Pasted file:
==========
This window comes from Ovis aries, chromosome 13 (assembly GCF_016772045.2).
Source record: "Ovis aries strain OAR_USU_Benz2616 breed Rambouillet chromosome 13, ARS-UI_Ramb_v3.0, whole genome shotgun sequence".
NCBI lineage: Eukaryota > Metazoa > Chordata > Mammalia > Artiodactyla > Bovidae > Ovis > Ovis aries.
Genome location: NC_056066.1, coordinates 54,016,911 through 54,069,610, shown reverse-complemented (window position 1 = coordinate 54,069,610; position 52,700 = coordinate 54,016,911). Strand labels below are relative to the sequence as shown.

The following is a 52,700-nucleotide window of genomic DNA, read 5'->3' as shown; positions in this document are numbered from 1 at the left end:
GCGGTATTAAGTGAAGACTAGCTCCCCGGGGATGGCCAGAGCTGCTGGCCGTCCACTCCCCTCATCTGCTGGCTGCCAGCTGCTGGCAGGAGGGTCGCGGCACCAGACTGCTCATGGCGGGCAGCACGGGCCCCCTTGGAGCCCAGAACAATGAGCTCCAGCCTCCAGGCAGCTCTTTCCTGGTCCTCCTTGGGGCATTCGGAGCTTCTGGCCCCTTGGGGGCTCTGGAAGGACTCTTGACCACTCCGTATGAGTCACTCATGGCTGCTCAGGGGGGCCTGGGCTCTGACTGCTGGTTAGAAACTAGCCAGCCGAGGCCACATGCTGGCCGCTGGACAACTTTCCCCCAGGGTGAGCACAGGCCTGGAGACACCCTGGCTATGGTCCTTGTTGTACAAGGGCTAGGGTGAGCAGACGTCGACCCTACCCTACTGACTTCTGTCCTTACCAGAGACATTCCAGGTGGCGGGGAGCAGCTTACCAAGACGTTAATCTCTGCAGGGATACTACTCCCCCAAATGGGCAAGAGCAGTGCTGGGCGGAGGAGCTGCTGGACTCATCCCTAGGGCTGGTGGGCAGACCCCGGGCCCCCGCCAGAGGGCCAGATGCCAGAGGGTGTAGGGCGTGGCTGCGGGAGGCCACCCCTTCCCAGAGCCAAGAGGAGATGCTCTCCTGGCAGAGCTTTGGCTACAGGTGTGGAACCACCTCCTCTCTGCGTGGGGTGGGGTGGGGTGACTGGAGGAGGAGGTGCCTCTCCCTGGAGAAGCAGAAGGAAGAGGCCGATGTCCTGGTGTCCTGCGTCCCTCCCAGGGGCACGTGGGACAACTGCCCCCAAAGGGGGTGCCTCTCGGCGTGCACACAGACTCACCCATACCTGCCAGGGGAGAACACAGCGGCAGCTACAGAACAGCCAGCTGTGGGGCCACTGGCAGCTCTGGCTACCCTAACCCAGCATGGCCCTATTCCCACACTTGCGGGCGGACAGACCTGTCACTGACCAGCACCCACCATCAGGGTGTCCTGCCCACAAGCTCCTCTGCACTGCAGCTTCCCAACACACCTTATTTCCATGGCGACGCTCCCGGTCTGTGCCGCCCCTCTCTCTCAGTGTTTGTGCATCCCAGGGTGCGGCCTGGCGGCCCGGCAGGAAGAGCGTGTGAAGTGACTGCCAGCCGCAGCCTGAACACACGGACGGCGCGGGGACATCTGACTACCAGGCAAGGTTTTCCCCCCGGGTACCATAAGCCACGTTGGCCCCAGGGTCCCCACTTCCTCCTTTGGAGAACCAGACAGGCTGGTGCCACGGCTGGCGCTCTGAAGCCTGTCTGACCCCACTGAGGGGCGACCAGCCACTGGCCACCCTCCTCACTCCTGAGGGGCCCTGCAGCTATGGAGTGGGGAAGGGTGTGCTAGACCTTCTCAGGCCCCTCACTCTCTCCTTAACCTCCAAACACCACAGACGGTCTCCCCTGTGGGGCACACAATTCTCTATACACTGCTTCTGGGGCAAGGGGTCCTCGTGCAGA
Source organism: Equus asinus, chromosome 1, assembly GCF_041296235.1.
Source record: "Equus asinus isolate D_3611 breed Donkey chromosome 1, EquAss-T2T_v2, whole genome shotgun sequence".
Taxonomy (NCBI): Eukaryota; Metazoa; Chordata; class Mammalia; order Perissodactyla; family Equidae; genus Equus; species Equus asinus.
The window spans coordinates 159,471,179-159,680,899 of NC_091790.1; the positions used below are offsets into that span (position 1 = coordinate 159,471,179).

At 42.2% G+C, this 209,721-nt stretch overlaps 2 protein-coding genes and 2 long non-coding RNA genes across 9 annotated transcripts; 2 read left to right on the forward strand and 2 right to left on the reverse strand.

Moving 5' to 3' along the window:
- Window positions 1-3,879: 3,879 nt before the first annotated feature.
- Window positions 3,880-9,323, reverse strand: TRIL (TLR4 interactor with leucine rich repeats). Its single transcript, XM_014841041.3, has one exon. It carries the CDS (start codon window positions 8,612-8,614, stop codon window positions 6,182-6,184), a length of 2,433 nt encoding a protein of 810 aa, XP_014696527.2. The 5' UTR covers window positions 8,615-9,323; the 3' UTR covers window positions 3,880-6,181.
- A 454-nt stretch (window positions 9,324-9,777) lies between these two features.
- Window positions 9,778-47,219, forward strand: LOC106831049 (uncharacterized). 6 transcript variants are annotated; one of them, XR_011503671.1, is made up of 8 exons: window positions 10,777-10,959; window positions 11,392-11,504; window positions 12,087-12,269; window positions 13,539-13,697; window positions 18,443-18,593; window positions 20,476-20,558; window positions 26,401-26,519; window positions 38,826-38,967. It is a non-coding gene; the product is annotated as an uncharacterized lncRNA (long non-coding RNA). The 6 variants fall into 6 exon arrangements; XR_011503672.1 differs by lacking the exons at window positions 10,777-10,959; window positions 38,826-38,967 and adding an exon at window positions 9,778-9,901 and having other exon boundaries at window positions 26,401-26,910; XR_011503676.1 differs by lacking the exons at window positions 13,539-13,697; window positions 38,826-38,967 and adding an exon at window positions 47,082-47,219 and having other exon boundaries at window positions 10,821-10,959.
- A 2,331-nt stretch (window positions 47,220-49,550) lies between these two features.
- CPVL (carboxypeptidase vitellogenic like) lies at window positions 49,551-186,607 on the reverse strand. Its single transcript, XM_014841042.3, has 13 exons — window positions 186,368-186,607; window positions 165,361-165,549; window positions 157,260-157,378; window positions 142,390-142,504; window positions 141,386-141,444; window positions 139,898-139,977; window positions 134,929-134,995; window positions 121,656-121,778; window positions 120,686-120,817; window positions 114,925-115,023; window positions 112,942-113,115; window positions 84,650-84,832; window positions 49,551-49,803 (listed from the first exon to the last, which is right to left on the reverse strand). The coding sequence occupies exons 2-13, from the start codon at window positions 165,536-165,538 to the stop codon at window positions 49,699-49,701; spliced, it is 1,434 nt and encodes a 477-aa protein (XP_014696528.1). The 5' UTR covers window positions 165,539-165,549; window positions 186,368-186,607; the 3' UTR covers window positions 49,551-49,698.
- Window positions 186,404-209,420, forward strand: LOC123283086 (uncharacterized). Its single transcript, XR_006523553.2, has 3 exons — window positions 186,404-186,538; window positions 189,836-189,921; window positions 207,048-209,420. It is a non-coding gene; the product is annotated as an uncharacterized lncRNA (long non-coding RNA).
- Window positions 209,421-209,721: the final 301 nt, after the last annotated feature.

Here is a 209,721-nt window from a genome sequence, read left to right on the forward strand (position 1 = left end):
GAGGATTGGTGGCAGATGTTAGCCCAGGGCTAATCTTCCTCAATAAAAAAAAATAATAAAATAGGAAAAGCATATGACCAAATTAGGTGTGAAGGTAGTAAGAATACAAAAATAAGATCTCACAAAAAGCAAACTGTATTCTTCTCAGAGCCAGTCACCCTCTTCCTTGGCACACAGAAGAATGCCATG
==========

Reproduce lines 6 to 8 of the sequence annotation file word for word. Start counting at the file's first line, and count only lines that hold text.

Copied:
GCGGTATTAAGTGAAGACTAGCTCCCCGGGGATGGCCAGAGCTGCTGGCCGTCCACTCCCCTCATCTGCTGGCTGCCAGCTGCTGGCAGGAGGGTCGCGGCACCAGACTGCTCATGGCGGGCAGCACGGGCCCCCTTGGAGCCCAGAACAATGAGCTCCAGCCTCCAGGCAGCTCTTTCCTGGTCCTCCTTGGGGCATTCGGAGCTTCTGGCCCCTTGGGGGCTCTGGAAGGACTCTTGACCACTCCGTATGAGTCACTCATGGCTGCTCAGGGGGGCCTGGGCTCTGACTGCTGGTTAGAAACTAGCCAGCCGAGGCCACATGCTGGCCGCTGGACAACTTTCCCCCAGGGTGAGCACAGGCCTGGAGACACCCTGGCTATGGTCCTTGTTGTACAAGGGCTAGGGTGAGCAGACGTCGACCCTACCCTACTGACTTCTGTCCTTACCAGAGACATTCCAGGTGGCGGGGAGCAGCTTACCAAGACGTTAATCTCTGCAGGGATACTACTCCCCCAAATGGGCAAGAGCAGTGCTGGGCGGAGGAGCTGCTGGACTCATCCCTAGGGCTGGTGGGCAGACCCCGGGCCCCCGCCAGAGGGCCAGATGCCAGAGGGTGTAGGGCGTGGCTGCGGGAGGCCACCCCTTCCCAGAGCCAAGAGGAGATGCTCTCCTGGCAGAGCTTTGGCTACAGGTGTGGAACCACCTCCTCTCTGCGTGGGGTGGGGTGGGGTGACTGGAGGAGGAGGTGCCTCTCCCTGGAGAAGCAGAAGGAAGAGGCCGATGTCCTGGTGTCCTGCGTCCCTCCCAGGGGCACGTGGGACAACTGCCCCCAAAGGGGGTGCCTCTCGGCGTGCACACAGACTCACCCATACCTGCCAGGGGAGAACACAGCGGCAGCTACAGAACAGCCAGCTGTGGGGCCACTGGCAGCTCTGGCTACCCTAACCCAGCATGGCCCTATTCCCACACTTGCGGGCGGACAGACCTGTCACTGACCAGCACCCACCATCAGGGTGTCCTGCCCACAAGCTCCTCTGCACTGCAGCTTCCCAACACACCTTATTTCCATGGCGACGCTCCCGGTCTGTGCCGCCCCTCTCTCTCAGTGTTTGTGCATCCCAGGGTGCGGCCTGGCGGCCCGGCAGGAAGAGCGTGTGAAGTGACTGCCAGCCGCAGCCTGAACACACGGACGGCGCGGGGACATCTGACTACCAGGCAAGGTTTTCCCCCCGGGTACCATAAGCCACGTTGGCCCCAGGGTCCCCACTTCCTCCTTTGGAGAACCAGACAGGCTGGTGCCACGGCTGGCGCTCTGAAGCCTGTCTGACCCCACTGAGGGGCGACCAGCCACTGGCCACCCTCCTCACTCCTGAGGGGCCCTGCAGCTATGGAGTGGGGAAGGGTGTGCTAGACCTTCTCAGGCCCCTCACTCTCTCCTTAACCTCCAAACACCACAGACGGTCTCCCCTGTGGGGCACACAATTCTCTATACACTGCTTCTGGGGCAAGGGGTCCTCGTGCAGA
Source organism: Equus asinus, chromosome 1, assembly GCF_041296235.1.
Source record: "Equus asinus isolate D_3611 breed Donkey chromosome 1, EquAss-T2T_v2, whole genome shotgun sequence".